How Can You Tell A Politician is Lying To You?

When they say “it’s for the kids“…

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  • DR. MARY JOHNSON

    Indeed. It was a favorite pastime of North Carolina’s former Speaker of the House.

    He got carted off to federal prison this past week:

    http://drjshousecalls.blogspot.com/2007/07/keeping-local-patients-on-plantation.html

  • masaccio

    Do you think maybe parents would benefit from lower health care costs for kids? Maybe there is something for them in this too?

  • Anonymous

    They might also benefit from lowered prices on TV’s.

  • masaccio

    Anonymous: A cheap tv is a one-time purchase. Health insurance is a monthly bill that only goes up, and is only available to those who know where and how to buy it. Do you really think these are in the same category?

  • Anonymous

    Actually, it is more comparable to cable television. Many people spend at least 100 dollars on cable television. It is a monthly bill. There is no store where it is sold just like health insurance. Finally, the rates continually go up. The only difference is it seems like it is a rare thing these days when a family doesn’t have 100 plus channels, whereas it is not so rare to forego health insurance.

  • masaccio

    Anonymous, just exactly who are you talking about? I represent people pro bono in bankruptcy. I have yet to represent anyone who is forced to file for medical reasons who had more than basic cable. I know for a fact that very few people who file chapter 7 or chapter 13 in my district have big cable bills. You may be right, but I am not seeing it. And frankly, it sounds like the old welfare queens in cadillacs meme, updated.

  • Anonymous

    masaccio,
    This may come as a shock to you but most doctor’s give out “free care” every day we practice. Some of it based on our conscious decision, some of it not. The difference between us and you is we don’t wrap it up on special words latin words to make ourselves sound overly self important. What is pro bono to a lawyer is just another day at the job to a doctor.

  • Anonymous

    Hey! Take care of your own forsaken spawn. Criminallopath is tired of having his taxes raised (including the latest “its for the children” pap tax on cigars to further enrich the providers). Put the onus of punishment on the assault uteri and sperm donors that create the problems in the first place.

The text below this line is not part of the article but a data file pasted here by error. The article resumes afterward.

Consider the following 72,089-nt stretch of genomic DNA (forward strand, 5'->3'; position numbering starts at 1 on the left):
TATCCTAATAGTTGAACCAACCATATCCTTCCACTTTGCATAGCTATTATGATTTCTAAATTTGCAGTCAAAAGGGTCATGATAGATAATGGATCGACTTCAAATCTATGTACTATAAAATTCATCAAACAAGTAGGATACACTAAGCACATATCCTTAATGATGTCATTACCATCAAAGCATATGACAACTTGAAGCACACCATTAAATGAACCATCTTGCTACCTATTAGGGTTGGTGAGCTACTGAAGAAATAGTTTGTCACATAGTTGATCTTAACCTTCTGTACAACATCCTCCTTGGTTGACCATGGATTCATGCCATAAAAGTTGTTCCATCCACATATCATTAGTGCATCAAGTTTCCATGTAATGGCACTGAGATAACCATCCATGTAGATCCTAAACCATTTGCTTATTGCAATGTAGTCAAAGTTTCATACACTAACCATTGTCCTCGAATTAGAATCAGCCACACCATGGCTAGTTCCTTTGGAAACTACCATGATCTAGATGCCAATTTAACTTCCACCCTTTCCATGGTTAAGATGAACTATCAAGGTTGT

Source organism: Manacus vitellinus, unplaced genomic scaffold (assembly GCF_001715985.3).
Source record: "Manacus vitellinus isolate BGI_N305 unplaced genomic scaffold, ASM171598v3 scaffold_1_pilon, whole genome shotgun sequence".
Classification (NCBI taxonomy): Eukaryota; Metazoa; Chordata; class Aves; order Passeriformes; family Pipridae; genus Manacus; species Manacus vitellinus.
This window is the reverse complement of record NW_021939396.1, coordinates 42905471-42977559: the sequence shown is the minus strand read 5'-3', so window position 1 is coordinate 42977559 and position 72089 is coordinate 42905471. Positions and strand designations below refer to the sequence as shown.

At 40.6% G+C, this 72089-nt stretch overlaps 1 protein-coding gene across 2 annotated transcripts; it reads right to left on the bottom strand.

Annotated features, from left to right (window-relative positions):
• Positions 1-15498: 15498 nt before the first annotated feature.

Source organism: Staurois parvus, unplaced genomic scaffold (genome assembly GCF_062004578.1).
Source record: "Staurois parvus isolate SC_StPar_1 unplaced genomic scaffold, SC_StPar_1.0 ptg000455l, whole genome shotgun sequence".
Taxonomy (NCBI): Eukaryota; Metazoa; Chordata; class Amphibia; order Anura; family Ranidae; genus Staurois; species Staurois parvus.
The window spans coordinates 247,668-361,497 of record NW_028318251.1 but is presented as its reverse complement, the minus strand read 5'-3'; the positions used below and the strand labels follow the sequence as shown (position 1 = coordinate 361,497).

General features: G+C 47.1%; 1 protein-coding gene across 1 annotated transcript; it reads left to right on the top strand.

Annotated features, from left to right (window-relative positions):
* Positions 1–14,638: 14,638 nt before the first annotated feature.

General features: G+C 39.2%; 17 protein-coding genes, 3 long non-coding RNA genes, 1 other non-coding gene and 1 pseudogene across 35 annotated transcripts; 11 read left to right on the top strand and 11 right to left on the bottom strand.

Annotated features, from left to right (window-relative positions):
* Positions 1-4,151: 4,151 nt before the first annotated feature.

• Anonymous

    Yes,

    By the time people are declaring bankruptcy due to medical problems they have usually downgraded their cable to the basic package. But, what were their spending habits the previous 10-20 years before they declared bankruptcy. You can’t come and try to buy health insurance after you have a big problem and expect to be treated the same as someone who has been investing in their health care whether they are sick or healthy.

    This doesn’t just pertain to cable, but it pertains as well to cars, private school, watches, jewelery, etc.

  • Anonymous

    Yeah, don’t you just love the “It’;s for the children!” bullshit. In the current SCHIP bill before congress they’re about to upgrade the definition of “Child” to a person up to 25 years of age.

    So the poor pro bono lawyers won’t have as much business. The cable companies will. And more pro bono doctors will get sick and tired of tis shit and go into something else.

  • Anonymous

    How Can You Tell A Politician is Lying To You? Whenever his lips are moving.

  • masaccio

    Anonymous, I was not talking about my pro bono work. I was talking about people I know in my work life, and trying to explain how I might know what I am talking about. I have seen an average of 1500 chapter 7 cases a year for many years. My point is that my experience with very broke people is that they don’t have expensive cable, or expensive anything. They live just as close to the bone as you might imagine.

    Consider this family. Mom averages 35 hours a week as an assistant night manager at a fast food chain, making $14,500. Dad averages 35 hours a week as a grill cook at a mid-level chain restaurant (think Outback), making $16,000. Commute time is about 3 hours a day. They have three grade school kids. Does it bother you to pay taxes to cover their SCHIP?